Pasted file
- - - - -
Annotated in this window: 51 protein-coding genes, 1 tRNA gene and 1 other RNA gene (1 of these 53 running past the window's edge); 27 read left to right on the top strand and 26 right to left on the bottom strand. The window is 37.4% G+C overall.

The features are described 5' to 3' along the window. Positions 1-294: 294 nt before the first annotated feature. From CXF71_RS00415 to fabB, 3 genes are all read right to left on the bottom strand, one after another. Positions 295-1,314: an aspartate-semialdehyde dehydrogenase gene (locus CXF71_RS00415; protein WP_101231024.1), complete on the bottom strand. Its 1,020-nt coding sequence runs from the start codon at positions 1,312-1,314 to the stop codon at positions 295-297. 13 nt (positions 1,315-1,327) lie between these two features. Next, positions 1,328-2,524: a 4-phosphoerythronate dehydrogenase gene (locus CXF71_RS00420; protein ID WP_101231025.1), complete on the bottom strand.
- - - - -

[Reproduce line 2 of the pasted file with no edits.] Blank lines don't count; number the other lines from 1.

The features are described 5' to 3' along the window. Positions 1-294: 294 nt before the first annotated feature. From CXF71_RS00415 to fabB, 3 genes are all read right to left on the bottom strand, one after another. Positions 295-1,314: an aspartate-semialdehyde dehydrogenase gene (locus CXF71_RS00415; protein WP_101231024.1), complete on the bottom strand. Its 1,020-nt coding sequence runs from the start codon at positions 1,312-1,314 to the stop codon at positions 295-297. 13 nt (positions 1,315-1,327) lie between these two features. Next, positions 1,328-2,524: a 4-phosphoerythronate dehydrogenase gene (locus CXF71_RS00420; protein ID WP_101231025.1), complete on the bottom strand.